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Running Safer and Faster

It’s a sad day when you learn you’ve done something wrong all your life. Especially when that something is as rudimentary as running. How much, after all, is there to running? Move one foot in front of the other. If you want to run fast, move one foot in front of the other fast. And if you want to beat someone in a foot race, move one foot in front of the other really fast.

Watching endurance athlete, Jason Jablonski, work with Brad Fitzgerald, a recreational runner recovering from knee issues and training to run a marathon, I’m learning there’s actually a lot to know about running safely and running fast.

Jablonski raced mountain bikes professionally from 2000 to 2005.  Then, in 2005, he got the bug to try triathlons. “I’d never run much, but I gathered all the information I could from books, magazines, and coaches about proper form and efficient techniques. I practiced those techniques from the start.” Through a studied approach it didn’t take Jablonski long run a PR on a 10 km course in 31 minutes 18 seconds (a touch over 5-minute miles). “My first few triathlons were for fun, but I did well enough that sponsors wanted me to compete as a professional.”

It’s easy to attribute Jablonski’s results to superior genetics, but he says proper technique and proper training are vital qualities needed to excel. “My first mountain bike race I came in dead last.  After that race, I promised myself I wouldn’t occupy that position again.” Since then, Jablonski has become a student of the form and training needed to succeed at his sports and the approach has worked for him.

In 2008 Jablonski stopped racing professionally but he’s still using his knowledge to coach others. This session with Fitzgerald is called a ‘Run Analysis.’ Fitzgerald has warmed up, stretched, and has been running on a treadmill at a fast pace for 15 minutes. That pace has fatigued Fitzgerald and as his form starts to reveal chinks, Jablonski turns on a video recorder and tapes his subject from the side and from the rear. The footage is then loaded into a program called Dartfish Video Analysis.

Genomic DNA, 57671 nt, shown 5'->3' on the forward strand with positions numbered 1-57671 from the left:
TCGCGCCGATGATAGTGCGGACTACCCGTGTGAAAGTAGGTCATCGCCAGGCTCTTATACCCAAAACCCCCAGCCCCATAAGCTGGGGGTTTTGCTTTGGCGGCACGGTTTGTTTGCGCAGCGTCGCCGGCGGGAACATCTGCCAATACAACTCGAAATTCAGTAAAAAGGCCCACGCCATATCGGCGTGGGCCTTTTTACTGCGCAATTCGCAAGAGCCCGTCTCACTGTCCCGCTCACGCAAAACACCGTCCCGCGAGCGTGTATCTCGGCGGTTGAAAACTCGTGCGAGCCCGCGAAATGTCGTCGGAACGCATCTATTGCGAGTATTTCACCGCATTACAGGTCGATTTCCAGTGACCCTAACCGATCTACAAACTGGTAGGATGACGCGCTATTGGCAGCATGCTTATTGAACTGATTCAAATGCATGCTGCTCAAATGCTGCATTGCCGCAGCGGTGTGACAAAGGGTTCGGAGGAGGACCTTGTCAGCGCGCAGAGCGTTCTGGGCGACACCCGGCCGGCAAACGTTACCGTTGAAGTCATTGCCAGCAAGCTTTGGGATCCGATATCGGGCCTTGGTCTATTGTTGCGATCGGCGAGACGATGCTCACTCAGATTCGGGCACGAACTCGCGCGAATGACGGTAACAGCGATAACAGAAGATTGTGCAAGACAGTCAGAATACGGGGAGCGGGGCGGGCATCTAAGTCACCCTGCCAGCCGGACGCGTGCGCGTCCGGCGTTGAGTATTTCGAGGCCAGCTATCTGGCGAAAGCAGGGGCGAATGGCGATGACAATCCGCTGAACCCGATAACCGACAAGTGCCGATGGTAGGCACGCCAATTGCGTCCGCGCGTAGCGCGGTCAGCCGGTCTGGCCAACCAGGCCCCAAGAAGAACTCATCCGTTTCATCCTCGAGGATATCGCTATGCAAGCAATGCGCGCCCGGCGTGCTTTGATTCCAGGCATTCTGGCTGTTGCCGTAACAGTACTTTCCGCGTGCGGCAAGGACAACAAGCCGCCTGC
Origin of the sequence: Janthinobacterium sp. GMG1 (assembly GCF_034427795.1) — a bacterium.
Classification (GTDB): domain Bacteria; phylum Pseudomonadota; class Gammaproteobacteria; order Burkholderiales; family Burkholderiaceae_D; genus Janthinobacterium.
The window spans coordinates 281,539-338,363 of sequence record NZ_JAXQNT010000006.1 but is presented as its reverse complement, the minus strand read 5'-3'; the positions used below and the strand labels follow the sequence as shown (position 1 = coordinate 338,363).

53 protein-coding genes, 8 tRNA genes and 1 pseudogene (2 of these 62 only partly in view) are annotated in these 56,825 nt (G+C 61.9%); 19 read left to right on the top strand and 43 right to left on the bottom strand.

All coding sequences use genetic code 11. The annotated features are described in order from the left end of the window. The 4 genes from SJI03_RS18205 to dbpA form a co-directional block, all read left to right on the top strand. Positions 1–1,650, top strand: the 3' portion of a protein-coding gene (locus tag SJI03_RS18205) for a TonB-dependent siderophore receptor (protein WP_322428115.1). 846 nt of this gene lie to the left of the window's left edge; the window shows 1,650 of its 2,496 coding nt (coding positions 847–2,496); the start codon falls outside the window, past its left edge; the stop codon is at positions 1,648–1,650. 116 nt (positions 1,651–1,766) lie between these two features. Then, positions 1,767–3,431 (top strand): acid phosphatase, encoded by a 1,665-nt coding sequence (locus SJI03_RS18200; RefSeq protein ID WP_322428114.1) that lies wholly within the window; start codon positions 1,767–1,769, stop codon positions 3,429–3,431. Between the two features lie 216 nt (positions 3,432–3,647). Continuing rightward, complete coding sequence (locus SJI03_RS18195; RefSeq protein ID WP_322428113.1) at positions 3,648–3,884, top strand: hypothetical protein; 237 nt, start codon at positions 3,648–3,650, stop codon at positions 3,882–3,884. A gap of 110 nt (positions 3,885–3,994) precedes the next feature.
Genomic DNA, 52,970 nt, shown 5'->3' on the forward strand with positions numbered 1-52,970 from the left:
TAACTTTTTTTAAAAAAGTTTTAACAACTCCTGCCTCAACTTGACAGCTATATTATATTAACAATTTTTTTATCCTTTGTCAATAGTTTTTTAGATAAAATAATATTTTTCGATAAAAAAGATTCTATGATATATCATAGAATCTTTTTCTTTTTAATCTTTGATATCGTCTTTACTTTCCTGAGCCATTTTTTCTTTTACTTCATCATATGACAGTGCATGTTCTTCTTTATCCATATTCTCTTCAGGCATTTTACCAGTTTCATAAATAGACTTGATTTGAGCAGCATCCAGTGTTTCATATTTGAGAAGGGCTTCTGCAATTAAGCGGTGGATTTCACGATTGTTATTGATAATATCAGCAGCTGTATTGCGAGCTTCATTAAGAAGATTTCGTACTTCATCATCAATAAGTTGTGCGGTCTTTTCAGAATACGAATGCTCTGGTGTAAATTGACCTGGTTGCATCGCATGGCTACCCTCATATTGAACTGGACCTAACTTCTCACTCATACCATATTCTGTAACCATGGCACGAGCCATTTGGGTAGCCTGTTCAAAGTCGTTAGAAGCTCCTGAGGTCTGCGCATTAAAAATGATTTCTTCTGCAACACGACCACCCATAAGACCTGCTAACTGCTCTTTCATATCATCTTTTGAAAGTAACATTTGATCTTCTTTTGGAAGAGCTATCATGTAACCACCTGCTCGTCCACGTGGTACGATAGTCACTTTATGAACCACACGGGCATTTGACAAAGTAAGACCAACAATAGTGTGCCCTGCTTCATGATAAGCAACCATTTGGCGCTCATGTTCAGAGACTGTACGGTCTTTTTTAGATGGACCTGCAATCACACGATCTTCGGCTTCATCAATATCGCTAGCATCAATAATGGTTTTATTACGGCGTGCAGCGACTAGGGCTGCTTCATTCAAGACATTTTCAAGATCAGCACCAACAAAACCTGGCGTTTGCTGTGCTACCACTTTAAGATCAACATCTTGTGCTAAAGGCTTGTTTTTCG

In this program, a specialist can speed up, slow down, or view the runner frame by frame. More importantly Jablonski can place markers on points of interest (chest, hip, knee, ankle, ground…) to measure important angles. This reveals important information about how safely and efficiently the subject is running.

In Fitzgerald’s case, his recent bouts of knee pain were diagnosed by a physical therapist as the side effects of hip issues. Hip strengthening and hip stretching has gotten him back to running regularly without pain. Now Jablonski uses his video tools to evaluate Fitzgerald’s progress, analyze his form, and perhaps improve his performance.

From the rear-view footage Jablonski measures angles when the feet strike. The angle between the right ankle and right knee is 7.5 degrees. While not catastrophic, an angle under 6 degrees would be better for the long-term health of the knee. Furthermore, Fitzgerald’s right foot whips sideways slightly between the end of one stride and the beginning of the next. Some of Fitzgerald’s underlying hip problems contribute to these issues and he’s told not to let up on the hip strengthening and stretching. He might also concentrate on his foot placement and consciously build a straighter line between ankle and knee.

Other components of Fitzgerald’s stride are fairly safe: His knee flex when his foot strikes is about 20 degrees (good), his hips are not dipping noticeably while striding (good), and other ankle measurements are within desired parameters. However, one of Fitzgerald’s techniques, like so many recreational joggers who run for fitness and the occasional 10 km run, is both inefficient and adds some wear and tear to the leg. Jablonski goes frame by frame to isolate the telltale sign. He stops the video at the exact moment of guilt, “See how your heel strikes the ground first?”

Photo: Check the front foot. What a heel! You wanna be a toe.